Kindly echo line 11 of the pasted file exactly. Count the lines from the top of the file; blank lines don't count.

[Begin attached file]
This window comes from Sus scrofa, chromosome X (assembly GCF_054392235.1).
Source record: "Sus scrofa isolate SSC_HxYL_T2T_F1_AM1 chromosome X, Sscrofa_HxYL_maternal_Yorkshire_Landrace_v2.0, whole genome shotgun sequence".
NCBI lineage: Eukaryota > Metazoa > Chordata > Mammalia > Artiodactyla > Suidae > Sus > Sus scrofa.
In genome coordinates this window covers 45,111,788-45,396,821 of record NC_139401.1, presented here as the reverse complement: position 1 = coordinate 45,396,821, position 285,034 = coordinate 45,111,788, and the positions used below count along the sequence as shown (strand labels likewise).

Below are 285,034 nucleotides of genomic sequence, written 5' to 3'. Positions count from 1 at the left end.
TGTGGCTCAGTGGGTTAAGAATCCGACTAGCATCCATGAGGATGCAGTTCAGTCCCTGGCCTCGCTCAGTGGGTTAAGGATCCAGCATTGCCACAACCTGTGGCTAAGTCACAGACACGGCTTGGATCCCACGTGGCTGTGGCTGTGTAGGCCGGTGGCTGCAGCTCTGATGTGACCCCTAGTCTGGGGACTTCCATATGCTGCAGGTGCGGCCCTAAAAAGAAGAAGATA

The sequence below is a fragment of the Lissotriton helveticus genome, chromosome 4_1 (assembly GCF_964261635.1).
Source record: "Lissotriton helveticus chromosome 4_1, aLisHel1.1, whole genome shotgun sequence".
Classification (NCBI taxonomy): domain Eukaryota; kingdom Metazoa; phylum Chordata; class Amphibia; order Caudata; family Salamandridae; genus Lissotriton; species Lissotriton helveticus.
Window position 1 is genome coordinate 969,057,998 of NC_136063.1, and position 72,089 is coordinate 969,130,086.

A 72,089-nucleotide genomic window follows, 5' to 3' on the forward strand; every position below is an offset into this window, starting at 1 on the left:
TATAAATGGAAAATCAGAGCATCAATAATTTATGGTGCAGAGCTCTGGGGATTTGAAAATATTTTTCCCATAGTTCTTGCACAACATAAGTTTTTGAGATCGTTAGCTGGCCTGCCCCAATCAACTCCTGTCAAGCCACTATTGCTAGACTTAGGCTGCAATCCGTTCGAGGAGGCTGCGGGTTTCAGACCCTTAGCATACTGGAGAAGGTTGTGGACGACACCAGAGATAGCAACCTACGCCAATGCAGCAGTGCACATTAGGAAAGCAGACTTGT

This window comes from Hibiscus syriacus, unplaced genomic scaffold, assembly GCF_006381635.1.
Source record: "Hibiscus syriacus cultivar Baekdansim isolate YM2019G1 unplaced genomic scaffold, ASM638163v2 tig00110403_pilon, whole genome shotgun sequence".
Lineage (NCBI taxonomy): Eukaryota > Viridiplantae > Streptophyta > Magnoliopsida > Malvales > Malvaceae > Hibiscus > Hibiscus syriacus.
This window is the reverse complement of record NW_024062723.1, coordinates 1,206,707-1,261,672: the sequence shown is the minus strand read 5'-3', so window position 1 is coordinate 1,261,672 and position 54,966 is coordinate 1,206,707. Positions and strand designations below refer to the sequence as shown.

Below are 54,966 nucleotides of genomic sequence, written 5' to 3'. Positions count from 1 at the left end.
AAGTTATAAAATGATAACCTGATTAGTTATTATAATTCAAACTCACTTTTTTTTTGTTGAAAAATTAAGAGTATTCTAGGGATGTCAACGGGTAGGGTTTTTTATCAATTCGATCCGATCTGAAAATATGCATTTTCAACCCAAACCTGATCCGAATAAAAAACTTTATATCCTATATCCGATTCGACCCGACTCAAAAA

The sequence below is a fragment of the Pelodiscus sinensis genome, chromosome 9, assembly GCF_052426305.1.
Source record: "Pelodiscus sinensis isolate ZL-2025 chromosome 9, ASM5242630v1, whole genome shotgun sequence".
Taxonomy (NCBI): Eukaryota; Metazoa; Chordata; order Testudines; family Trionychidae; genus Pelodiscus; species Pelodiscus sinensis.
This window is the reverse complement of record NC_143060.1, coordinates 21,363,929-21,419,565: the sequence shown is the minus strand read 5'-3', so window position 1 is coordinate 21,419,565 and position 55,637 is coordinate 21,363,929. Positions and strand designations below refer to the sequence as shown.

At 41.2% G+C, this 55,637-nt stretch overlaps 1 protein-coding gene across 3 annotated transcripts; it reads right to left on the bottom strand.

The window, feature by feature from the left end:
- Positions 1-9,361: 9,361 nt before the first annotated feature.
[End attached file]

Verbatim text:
A 72,089-nucleotide genomic window follows, 5' to 3' on the forward strand; every position below is an offset into this window, starting at 1 on the left: